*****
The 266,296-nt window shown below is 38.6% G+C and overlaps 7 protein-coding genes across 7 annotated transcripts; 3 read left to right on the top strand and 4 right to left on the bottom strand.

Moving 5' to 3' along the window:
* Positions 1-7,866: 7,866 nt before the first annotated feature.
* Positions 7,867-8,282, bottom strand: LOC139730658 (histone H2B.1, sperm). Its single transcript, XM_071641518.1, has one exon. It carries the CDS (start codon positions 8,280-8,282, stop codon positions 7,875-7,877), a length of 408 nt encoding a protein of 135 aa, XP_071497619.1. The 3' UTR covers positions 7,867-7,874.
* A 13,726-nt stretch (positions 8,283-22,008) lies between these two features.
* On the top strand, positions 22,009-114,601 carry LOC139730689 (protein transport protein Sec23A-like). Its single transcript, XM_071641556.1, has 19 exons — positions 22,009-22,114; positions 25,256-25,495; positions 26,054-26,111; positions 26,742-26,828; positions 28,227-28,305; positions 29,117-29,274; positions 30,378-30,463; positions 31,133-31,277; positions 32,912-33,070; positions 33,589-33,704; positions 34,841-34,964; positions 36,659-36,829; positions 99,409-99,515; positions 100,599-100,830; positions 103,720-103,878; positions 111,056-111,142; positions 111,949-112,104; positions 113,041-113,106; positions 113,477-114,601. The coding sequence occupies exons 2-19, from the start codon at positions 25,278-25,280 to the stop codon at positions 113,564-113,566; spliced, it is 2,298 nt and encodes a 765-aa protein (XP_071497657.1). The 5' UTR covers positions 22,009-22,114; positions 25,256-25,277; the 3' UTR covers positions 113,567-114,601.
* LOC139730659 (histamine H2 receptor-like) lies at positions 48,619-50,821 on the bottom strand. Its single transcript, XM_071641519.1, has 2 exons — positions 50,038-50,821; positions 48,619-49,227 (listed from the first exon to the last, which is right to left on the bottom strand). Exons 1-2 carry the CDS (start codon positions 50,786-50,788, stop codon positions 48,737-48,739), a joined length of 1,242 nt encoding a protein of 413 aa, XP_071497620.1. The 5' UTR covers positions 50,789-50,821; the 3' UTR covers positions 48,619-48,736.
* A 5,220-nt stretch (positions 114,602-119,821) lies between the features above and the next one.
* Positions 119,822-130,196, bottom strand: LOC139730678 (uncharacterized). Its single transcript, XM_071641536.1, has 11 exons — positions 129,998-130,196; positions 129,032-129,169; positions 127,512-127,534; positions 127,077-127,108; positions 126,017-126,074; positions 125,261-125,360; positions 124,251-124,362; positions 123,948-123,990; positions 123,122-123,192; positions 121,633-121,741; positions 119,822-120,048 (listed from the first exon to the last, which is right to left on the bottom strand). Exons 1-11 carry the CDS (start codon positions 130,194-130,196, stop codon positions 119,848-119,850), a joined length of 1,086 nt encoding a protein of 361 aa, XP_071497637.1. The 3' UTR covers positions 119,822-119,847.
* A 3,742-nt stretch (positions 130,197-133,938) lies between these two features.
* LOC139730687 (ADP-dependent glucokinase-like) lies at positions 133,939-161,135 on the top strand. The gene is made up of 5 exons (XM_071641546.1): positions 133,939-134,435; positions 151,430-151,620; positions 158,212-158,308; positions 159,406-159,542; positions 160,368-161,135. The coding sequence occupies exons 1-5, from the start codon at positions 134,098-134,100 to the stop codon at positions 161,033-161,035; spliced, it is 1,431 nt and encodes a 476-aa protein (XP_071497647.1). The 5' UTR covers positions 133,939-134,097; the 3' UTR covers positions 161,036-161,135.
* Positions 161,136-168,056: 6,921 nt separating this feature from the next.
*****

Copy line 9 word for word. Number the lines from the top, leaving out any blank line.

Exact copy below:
* Positions 119,822-130,196, bottom strand: LOC139730678 (uncharacterized). Its single transcript, XM_071641536.1, has 11 exons — positions 129,998-130,196; positions 129,032-129,169; positions 127,512-127,534; positions 127,077-127,108; positions 126,017-126,074; positions 125,261-125,360; positions 124,251-124,362; positions 123,948-123,990; positions 123,122-123,192; positions 121,633-121,741; positions 119,822-120,048 (listed from the first exon to the last, which is right to left on the bottom strand). Exons 1-11 carry the CDS (start codon positions 130,194-130,196, stop codon positions 119,848-119,850), a joined length of 1,086 nt encoding a protein of 361 aa, XP_071497637.1. The 3' UTR covers positions 119,822-119,847.